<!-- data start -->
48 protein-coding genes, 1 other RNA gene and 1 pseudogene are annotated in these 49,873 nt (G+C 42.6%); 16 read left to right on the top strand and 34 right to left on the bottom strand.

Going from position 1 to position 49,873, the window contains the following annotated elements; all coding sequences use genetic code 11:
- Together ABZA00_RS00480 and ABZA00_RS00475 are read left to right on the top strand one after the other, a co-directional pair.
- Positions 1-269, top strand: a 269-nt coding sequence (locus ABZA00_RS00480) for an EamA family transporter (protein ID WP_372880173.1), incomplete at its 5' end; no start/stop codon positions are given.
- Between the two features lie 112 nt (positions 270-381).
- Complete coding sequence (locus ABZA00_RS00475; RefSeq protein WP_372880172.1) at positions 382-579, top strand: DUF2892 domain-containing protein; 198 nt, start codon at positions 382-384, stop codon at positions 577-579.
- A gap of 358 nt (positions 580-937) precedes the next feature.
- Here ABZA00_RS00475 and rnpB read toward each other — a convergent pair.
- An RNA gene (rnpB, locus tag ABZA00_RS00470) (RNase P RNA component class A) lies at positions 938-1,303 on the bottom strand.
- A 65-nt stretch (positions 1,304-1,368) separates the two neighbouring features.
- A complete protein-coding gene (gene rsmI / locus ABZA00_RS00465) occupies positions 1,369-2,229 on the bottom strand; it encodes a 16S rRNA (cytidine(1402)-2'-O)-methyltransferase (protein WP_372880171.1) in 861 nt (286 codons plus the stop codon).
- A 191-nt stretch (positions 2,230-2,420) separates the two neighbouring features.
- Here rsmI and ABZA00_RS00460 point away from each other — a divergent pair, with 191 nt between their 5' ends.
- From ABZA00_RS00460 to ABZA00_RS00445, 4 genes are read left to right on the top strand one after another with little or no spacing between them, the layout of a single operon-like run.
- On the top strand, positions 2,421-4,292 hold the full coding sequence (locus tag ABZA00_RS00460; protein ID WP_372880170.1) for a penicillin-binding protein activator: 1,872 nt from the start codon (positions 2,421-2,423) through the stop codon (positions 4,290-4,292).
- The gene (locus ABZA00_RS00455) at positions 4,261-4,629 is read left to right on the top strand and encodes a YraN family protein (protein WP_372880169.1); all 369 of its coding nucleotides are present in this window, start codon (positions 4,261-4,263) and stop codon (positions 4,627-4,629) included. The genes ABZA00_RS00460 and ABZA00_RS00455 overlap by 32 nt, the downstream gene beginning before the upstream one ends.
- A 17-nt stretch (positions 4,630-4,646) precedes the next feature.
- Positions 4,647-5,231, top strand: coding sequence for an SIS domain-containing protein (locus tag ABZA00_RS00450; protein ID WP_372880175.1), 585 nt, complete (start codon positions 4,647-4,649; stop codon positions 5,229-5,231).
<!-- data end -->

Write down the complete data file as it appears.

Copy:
48 protein-coding genes, 1 other RNA gene and 1 pseudogene are annotated in these 49,873 nt (G+C 42.6%); 16 read left to right on the top strand and 34 right to left on the bottom strand.

Going from position 1 to position 49,873, the window contains the following annotated elements; all coding sequences use genetic code 11:
- Together ABZA00_RS00480 and ABZA00_RS00475 are read left to right on the top strand one after the other, a co-directional pair.
- Positions 1-269, top strand: a 269-nt coding sequence (locus ABZA00_RS00480) for an EamA family transporter (protein ID WP_372880173.1), incomplete at its 5' end; no start/stop codon positions are given.
- Between the two features lie 112 nt (positions 270-381).
- Complete coding sequence (locus ABZA00_RS00475; RefSeq protein WP_372880172.1) at positions 382-579, top strand: DUF2892 domain-containing protein; 198 nt, start codon at positions 382-384, stop codon at positions 577-579.
- A gap of 358 nt (positions 580-937) precedes the next feature.
- Here ABZA00_RS00475 and rnpB read toward each other — a convergent pair.
- An RNA gene (rnpB, locus tag ABZA00_RS00470) (RNase P RNA component class A) lies at positions 938-1,303 on the bottom strand.
- A 65-nt stretch (positions 1,304-1,368) separates the two neighbouring features.
- A complete protein-coding gene (gene rsmI / locus ABZA00_RS00465) occupies positions 1,369-2,229 on the bottom strand; it encodes a 16S rRNA (cytidine(1402)-2'-O)-methyltransferase (protein WP_372880171.1) in 861 nt (286 codons plus the stop codon).
- A 191-nt stretch (positions 2,230-2,420) separates the two neighbouring features.
- Here rsmI and ABZA00_RS00460 point away from each other — a divergent pair, with 191 nt between their 5' ends.
- From ABZA00_RS00460 to ABZA00_RS00445, 4 genes are read left to right on the top strand one after another with little or no spacing between them, the layout of a single operon-like run.
- On the top strand, positions 2,421-4,292 hold the full coding sequence (locus tag ABZA00_RS00460; protein ID WP_372880170.1) for a penicillin-binding protein activator: 1,872 nt from the start codon (positions 2,421-2,423) through the stop codon (positions 4,290-4,292).
- The gene (locus ABZA00_RS00455) at positions 4,261-4,629 is read left to right on the top strand and encodes a YraN family protein (protein WP_372880169.1); all 369 of its coding nucleotides are present in this window, start codon (positions 4,261-4,263) and stop codon (positions 4,627-4,629) included. The genes ABZA00_RS00460 and ABZA00_RS00455 overlap by 32 nt, the downstream gene beginning before the upstream one ends.
- A 17-nt stretch (positions 4,630-4,646) precedes the next feature.
- Positions 4,647-5,231, top strand: coding sequence for an SIS domain-containing protein (locus tag ABZA00_RS00450; protein ID WP_372880175.1), 585 nt, complete (start codon positions 4,647-4,649; stop codon positions 5,229-5,231).